Today, I demonstrated an extreme example of an unbalanced force acting on an object with our ping pong ball cannon. My colleague created a great problem which my students will solve tomorrow:
We can estimate the speed of the ping pong ball from yesterday’s demo with the help of some background information, some guesstimates, some assumptions, and a little physics. The ball has a mass of 2.7g, assuming a full vacuum of 101,325 Pascals, and cross-sectional area of the ball of 1.26×10-3 m2. The result is approximately 127.6 N of force pushing the ball inside the 10-ft long tube. Draw a free body diagram of the ball in the tube, and estimate its acceleration. Then sketch the beginning and ending conditions of the ball, including all variables and find its exit speed in mph (pay close attention to ALL units). o you think the ping pong ball was actually going this fast? Why or why not?
Here’s what it did to my soda can.
Tonight, I submitted my application to be part of the 6-12 Science Curriculum Committee. With our new career management web application, I had to request approval to submit the application, but we’ll save that story for another day. I probably got a bit carried away in my application, but I take these efforts seriously. I’m not going to share my entire application since that would be too self promotional. However, I do want to share part of my answer to the prompt “Explain why you feel you can represent your grade level/content area/building colleagues in this work.”
… Most importantly I’m not afraid. I’m not afraid to ask questions; I’m not afraid to call anyone out; I’m not afraid of what people think of me; I’m not afraid to look stupid; I’m not afraid to learn new things; I’m not afraid to take risks; I’m not afraid to fail; I’m not afraid to throw it all out and start again; I’m not afraid to work hard. I’m not afraid of change.
I missed last Friday. I went to the crosstown football game against our sister school but forgot to take a picture. Today, we started the unbalanced forces particle model in Honors Physics. Our paradigm lab is the modified Atwood machine. Since this is the first lab with multiple independent variables and given the complexity of the how to keep the system mass constant while changing the net force, we spent most of class discussing and planning the lab.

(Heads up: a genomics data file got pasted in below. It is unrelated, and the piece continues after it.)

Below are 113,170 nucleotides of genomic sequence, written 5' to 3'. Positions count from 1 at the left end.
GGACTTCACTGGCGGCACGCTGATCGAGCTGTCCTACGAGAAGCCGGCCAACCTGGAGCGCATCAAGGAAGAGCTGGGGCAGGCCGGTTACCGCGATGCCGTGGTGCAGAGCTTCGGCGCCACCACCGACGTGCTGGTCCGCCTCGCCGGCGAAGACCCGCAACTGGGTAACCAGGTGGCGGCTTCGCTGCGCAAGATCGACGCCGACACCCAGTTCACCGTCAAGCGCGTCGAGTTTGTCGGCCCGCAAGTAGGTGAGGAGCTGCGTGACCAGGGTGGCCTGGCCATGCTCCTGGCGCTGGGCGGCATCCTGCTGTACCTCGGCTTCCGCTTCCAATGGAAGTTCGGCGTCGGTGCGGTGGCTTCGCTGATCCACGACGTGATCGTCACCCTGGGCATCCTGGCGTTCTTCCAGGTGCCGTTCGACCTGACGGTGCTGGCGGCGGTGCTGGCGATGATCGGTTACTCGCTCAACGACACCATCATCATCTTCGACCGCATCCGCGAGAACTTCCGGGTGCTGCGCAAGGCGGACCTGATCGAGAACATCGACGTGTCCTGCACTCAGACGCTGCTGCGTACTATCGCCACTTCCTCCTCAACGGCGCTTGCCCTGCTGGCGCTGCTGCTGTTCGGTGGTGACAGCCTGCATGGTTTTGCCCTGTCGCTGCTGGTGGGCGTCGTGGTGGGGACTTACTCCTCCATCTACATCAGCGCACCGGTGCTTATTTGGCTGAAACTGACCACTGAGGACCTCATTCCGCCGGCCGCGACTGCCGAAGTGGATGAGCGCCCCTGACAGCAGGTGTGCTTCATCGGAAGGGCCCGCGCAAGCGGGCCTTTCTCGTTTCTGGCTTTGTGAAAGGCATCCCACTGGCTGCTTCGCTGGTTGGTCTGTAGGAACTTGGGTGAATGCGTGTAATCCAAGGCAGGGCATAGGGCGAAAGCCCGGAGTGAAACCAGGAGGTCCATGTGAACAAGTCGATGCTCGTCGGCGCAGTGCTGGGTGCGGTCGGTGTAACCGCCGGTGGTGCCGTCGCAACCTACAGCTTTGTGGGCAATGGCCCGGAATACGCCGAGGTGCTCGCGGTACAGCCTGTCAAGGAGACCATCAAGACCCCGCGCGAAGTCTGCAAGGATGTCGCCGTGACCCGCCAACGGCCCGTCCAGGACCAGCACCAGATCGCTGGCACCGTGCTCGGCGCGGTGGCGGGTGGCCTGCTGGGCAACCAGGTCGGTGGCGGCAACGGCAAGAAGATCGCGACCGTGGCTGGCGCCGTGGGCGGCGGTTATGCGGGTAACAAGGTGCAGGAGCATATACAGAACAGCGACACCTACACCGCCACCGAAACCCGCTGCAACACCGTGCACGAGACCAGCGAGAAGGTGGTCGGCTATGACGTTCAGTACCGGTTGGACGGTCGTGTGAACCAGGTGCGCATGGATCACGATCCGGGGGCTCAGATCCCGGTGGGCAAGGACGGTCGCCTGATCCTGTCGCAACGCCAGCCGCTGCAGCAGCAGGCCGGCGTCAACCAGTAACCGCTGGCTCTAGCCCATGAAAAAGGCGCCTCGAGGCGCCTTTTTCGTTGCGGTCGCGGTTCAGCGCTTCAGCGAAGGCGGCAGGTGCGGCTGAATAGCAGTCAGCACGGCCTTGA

This year, we tried a new lab practicum for the constant-acceleration particle model unit. I don’t think we came up with on our own, but I don’t remember where I saw it. Students are presented with a constant-velocity buggy, a ramp, and a marble. They have to mathematically and graphically model the motion of the buggy and marble as it rolls down the ramp. After they have created their models, I provide them with a displacement for the buggy perpendicular to the end of the ramp. They then calculate from where to release the marble such that it rolls into the seat of the buggy.
Based on my observations of my class today as they worked on the lab, I was very surprised when most groups missed the buggy entirely. Only after checking over their calculations after school did I realize that most groups made the same mistake. They incorrectly interpreted the slope of their linearized position vs. time squared graph as the acceleration of the marble when, in fact, the slope is one-half the acceleration of the marble. They then used this incorrect value of the acceleration to calculate the initial displacement of the marble.
We now have something to discuss tomorrow.
##capm ##practicumlab ##setbacks